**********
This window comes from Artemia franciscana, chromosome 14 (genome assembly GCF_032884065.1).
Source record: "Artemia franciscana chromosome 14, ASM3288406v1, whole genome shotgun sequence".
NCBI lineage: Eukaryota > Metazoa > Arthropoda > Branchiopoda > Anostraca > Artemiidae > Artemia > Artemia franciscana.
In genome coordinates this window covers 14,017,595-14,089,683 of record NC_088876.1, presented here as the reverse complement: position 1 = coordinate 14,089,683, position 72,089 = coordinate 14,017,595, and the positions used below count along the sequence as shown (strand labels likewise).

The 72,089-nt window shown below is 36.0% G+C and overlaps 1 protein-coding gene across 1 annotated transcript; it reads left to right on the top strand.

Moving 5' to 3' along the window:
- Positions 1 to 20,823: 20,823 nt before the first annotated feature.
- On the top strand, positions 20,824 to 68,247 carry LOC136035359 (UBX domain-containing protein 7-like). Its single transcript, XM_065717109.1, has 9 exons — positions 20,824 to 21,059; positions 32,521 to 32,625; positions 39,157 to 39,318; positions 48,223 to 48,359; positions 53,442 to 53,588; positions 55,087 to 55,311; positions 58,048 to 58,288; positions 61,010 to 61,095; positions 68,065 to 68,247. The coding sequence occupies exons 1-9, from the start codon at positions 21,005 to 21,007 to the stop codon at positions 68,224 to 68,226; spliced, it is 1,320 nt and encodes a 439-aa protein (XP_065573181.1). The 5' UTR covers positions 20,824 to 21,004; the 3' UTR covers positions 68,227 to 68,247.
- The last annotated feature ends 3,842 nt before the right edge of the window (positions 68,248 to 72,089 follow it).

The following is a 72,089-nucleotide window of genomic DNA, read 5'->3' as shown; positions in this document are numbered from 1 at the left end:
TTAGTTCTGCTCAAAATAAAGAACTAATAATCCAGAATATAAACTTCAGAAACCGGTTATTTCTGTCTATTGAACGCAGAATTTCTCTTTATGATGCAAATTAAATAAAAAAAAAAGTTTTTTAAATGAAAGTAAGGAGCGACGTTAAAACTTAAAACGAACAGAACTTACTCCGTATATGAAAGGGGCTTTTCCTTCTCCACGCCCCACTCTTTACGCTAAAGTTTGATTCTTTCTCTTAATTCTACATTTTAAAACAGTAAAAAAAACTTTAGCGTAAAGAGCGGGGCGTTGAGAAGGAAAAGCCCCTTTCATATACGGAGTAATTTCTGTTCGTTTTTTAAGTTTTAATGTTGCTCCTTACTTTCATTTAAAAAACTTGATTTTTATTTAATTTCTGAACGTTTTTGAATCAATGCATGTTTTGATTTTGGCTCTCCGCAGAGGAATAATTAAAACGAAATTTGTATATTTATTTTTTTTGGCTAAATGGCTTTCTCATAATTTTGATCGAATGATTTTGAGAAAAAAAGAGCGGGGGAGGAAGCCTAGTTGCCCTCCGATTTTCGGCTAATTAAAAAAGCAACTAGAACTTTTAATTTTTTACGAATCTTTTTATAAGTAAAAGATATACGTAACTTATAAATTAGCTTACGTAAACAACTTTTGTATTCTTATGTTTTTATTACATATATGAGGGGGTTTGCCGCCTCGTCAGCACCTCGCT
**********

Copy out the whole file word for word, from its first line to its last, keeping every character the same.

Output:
This window comes from Artemia franciscana, chromosome 14 (genome assembly GCF_032884065.1).
Source record: "Artemia franciscana chromosome 14, ASM3288406v1, whole genome shotgun sequence".
NCBI lineage: Eukaryota > Metazoa > Arthropoda > Branchiopoda > Anostraca > Artemiidae > Artemia > Artemia franciscana.
In genome coordinates this window covers 14,017,595-14,089,683 of record NC_088876.1, presented here as the reverse complement: position 1 = coordinate 14,089,683, position 72,089 = coordinate 14,017,595, and the positions used below count along the sequence as shown (strand labels likewise).

The 72,089-nt window shown below is 36.0% G+C and overlaps 1 protein-coding gene across 1 annotated transcript; it reads left to right on the top strand.

Moving 5' to 3' along the window:
- Positions 1 to 20,823: 20,823 nt before the first annotated feature.
- On the top strand, positions 20,824 to 68,247 carry LOC136035359 (UBX domain-containing protein 7-like). Its single transcript, XM_065717109.1, has 9 exons — positions 20,824 to 21,059; positions 32,521 to 32,625; positions 39,157 to 39,318; positions 48,223 to 48,359; positions 53,442 to 53,588; positions 55,087 to 55,311; positions 58,048 to 58,288; positions 61,010 to 61,095; positions 68,065 to 68,247. The coding sequence occupies exons 1-9, from the start codon at positions 21,005 to 21,007 to the stop codon at positions 68,224 to 68,226; spliced, it is 1,320 nt and encodes a 439-aa protein (XP_065573181.1). The 5' UTR covers positions 20,824 to 21,004; the 3' UTR covers positions 68,227 to 68,247.
- The last annotated feature ends 3,842 nt before the right edge of the window (positions 68,248 to 72,089 follow it).

The following is a 72,089-nucleotide window of genomic DNA, read 5'->3' as shown; positions in this document are numbered from 1 at the left end:
TTAGTTCTGCTCAAAATAAAGAACTAATAATCCAGAATATAAACTTCAGAAACCGGTTATTTCTGTCTATTGAACGCAGAATTTCTCTTTATGATGCAAATTAAATAAAAAAAAAAGTTTTTTAAATGAAAGTAAGGAGCGACGTTAAAACTTAAAACGAACAGAACTTACTCCGTATATGAAAGGGGCTTTTCCTTCTCCACGCCCCACTCTTTACGCTAAAGTTTGATTCTTTCTCTTAATTCTACATTTTAAAACAGTAAAAAAAACTTTAGCGTAAAGAGCGGGGCGTTGAGAAGGAAAAGCCCCTTTCATATACGGAGTAATTTCTGTTCGTTTTTTAAGTTTTAATGTTGCTCCTTACTTTCATTTAAAAAACTTGATTTTTATTTAATTTCTGAACGTTTTTGAATCAATGCATGTTTTGATTTTGGCTCTCCGCAGAGGAATAATTAAAACGAAATTTGTATATTTATTTTTTTTGGCTAAATGGCTTTCTCATAATTTTGATCGAATGATTTTGAGAAAAAAAGAGCGGGGGAGGAAGCCTAGTTGCCCTCCGATTTTCGGCTAATTAAAAAAGCAACTAGAACTTTTAATTTTTTACGAATCTTTTTATAAGTAAAAGATATACGTAACTTATAAATTAGCTTACGTAAACAACTTTTGTATTCTTATGTTTTTATTACATATATGAGGGGGTTTGCCGCCTCGTCAGCACCTCGCT